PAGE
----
I recently had some deep dental cleaning done. The dentist warned me to eat a good meal before the appointment because I wouldn’t be able to afterward and he said to take aspirin every 4 hours after the appointment to stave off the inevitable pain. I took pain reliever beforehand but that was it. In the days that followed I had absolutely zero pain, no swelling, and no discomfort whatsoever.
I give God all the credit for that. He is the God who heals me. On the other hand, my friend spent 9 months in a pit of despair, anxiety, severe panic attacks and depression that no amount of prayer could lift. Does God somehow love me more than her? Is He only big enough to fix tooth pain, but finds mental distress more than He can handle?
Of course not. God does not change, nor is His hand too short to reach into every area of life and move as He wills. Is the difference me? Have I grown in my faith to the point where when I call, God jumps and does whatever I need? Again, no. Did God decide my friend should suffer unrelenting panic for days on end because He felt like punishing her? God forbid.
When we are suffering through trials of any sort, we usually take one of two approaches:
1. Decide it is our lot in life to suffer, believing that for whatever reason, God has ordained that we should bear this cross and we need to deal with it as best we can. Or,
2. We believe God will heal everyone and everything just so long as our faith is strong enough to believe for that healing.
Some very popular TV preachers tell us that God must heal us if we stand on His word and believe it with all our hearts. It is all up to us to have big enough faith. If we do our part well, God will be obligated to move because He “obeys” His promises. This is the familiar hyper-grace message. On the flip side is legalism, taught by equally famous preachers who tell us God is completely sovereign. He does as He wills, has mercy on whom He chooses to have mercy and we have to learn to put up with our afflictions.
Both sides can support their position scripturally. Both will tell you the other side is either practicing heresy or are legalistic hypocrites. How do we know who to believe? Do we just follow our hearts and believe what makes sense to us? Does that mean there is no absolute truth? It certainly is popular to teach there is no one truth, but everyone can believe what is right for you as if there is more than one true gospel and each person gets to choose what feels best for them.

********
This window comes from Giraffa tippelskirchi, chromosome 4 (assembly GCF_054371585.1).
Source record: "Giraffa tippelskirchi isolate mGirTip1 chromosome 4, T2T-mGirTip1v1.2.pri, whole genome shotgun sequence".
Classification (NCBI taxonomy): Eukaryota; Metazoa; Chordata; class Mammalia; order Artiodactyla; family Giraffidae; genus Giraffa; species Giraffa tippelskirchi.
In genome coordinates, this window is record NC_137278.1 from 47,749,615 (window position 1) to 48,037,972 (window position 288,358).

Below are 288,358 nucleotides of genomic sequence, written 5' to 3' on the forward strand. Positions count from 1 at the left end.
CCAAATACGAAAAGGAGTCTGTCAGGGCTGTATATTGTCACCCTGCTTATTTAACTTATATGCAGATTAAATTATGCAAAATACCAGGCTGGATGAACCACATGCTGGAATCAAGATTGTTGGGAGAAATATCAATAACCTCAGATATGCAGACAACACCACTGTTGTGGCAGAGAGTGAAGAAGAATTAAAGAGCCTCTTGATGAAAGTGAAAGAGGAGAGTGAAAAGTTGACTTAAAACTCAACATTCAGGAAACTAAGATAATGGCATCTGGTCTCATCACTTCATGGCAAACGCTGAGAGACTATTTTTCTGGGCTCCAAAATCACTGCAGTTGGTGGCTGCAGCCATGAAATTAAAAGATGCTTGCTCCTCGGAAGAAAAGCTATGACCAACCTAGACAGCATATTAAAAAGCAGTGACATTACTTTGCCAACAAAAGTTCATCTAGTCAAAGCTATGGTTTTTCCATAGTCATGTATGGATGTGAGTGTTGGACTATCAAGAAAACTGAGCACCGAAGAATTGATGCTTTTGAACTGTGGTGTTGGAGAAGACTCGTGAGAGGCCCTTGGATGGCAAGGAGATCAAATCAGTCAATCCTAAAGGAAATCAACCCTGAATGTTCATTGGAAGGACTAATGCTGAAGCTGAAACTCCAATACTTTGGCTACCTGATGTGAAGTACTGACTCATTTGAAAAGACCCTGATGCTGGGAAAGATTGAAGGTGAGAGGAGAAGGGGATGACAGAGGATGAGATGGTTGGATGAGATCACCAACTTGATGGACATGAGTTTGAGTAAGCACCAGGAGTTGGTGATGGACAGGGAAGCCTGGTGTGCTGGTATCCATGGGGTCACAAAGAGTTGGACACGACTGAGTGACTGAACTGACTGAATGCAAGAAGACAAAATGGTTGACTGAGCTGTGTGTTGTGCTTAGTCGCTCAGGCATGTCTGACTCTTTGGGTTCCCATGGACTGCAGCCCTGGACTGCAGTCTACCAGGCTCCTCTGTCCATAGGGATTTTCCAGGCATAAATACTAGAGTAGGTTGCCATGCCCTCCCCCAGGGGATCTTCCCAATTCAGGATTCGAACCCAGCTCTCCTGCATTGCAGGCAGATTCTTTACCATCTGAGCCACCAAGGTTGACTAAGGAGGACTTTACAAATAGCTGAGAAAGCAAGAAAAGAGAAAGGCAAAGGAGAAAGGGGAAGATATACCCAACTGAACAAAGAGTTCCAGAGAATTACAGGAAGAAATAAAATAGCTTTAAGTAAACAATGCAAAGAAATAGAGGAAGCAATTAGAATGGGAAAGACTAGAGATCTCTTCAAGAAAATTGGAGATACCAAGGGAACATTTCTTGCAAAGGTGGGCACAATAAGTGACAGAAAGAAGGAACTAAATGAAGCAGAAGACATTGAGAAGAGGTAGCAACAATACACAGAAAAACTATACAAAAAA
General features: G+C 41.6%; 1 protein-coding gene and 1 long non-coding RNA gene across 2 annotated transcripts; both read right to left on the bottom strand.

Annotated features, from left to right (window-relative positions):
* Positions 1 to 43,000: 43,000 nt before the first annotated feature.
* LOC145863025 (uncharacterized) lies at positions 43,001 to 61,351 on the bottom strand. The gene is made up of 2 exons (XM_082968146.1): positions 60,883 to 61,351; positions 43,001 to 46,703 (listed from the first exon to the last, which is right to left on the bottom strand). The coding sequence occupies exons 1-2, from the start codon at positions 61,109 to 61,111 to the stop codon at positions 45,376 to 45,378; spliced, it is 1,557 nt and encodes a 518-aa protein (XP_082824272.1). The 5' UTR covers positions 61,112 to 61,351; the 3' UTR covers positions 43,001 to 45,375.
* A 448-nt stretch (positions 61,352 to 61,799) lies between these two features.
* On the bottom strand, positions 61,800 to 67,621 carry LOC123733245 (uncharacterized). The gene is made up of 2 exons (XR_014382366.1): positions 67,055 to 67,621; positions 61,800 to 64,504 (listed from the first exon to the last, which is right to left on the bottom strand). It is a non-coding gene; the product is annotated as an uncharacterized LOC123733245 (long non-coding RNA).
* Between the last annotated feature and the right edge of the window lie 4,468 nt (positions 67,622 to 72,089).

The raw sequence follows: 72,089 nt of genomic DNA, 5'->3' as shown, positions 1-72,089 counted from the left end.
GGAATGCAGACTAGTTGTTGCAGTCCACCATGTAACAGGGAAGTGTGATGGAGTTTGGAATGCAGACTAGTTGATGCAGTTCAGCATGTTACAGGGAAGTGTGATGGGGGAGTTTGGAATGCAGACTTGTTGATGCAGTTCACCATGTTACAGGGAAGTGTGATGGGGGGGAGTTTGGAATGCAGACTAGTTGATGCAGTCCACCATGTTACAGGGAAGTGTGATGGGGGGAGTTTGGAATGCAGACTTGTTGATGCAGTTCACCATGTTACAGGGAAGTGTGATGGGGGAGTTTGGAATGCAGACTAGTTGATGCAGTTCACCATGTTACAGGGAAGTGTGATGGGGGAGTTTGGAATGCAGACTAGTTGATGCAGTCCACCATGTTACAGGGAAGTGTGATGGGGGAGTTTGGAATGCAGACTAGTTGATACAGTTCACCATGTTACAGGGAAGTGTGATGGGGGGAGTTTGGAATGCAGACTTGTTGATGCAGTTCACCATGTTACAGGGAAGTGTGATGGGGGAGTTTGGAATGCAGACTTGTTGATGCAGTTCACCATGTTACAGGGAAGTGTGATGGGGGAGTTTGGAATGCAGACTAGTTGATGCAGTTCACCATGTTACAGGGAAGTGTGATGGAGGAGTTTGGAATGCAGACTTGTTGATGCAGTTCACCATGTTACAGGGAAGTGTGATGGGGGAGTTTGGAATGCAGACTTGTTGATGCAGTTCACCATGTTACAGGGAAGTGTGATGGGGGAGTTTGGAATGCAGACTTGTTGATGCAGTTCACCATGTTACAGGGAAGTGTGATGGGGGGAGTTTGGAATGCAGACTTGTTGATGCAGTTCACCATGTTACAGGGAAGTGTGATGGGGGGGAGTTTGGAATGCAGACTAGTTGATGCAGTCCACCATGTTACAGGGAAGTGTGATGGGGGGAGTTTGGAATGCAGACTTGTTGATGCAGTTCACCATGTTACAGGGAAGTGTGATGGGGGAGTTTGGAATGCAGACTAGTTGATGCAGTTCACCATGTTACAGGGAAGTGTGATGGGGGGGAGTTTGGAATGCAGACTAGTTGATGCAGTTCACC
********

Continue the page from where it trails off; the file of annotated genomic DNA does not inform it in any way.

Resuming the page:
It’s also easy to look at the opposing position and discount them as biblically unsound. Yet, if we are willing to be completely honest and take a fair look at the other position instead of blindly discounting what we don’t like, we will see their view is supported by scripture.
So what’s the answer? Who is right? IS there any real, right answer? There is. There must be. There is only one Truth and that Truth, with a capital T, is Christ. He is all Truth, just as He is all love, all mercy, all grace, and all righteousness. There is only one Christ, one begotten son of the Father, so there can only be one Truth.
Both of those positions, hyper-grace and legalism are opposite sides of the same road. My pastor called them the ditches on either side of the Christian walk.
If those are the ditches, what is the path in between? The answer, quite simply, is Jesus. He is the way, the truth and the life. It is the third option, where the question is not, does God give us what we want or not, but are we living for Christ instead of for what He can give us? Is our focus on our situation, or on Him?
Our solution for the challenges of life that we deal with is to let our heart be transformed so we desire only Christ – even more than we desire healing or righteous living. Both of those are things Christ can give us, and wanting them is not a bad thing, but God’s desire is that we would want HIM more than we want what He can give us. The ditches on either side of the Christian walk are when we are living in a pursuit of what Christ gives. The Way down the middle is the pursuit of Christ alone. It is a heart that desires Christ above all things.
On that path, our circumstances don’t matter. We are willing to suffer trials or receive blessings only as a means to show God’s glory. Our greatest desire is that He would be glorified, in our trials or in our triumphs. The stuff in the ditches no longer matter, it is all about Him. All of our worldly burdens fall away. They don’t always go away, but they become easier to bear because Jesus carries the load.
When our only desire is for a closer relationship with Jesus, we become focused on eternal life, the bigger picture of what God is doing on earth as part of His plan for eternity. Earthly struggles become less important, less of an immovable mountain, and more like an ant hill. Stepping on an ant hill may leave you with the annoying itch of ant bites but it won’t stop you from enjoying a life with Christ.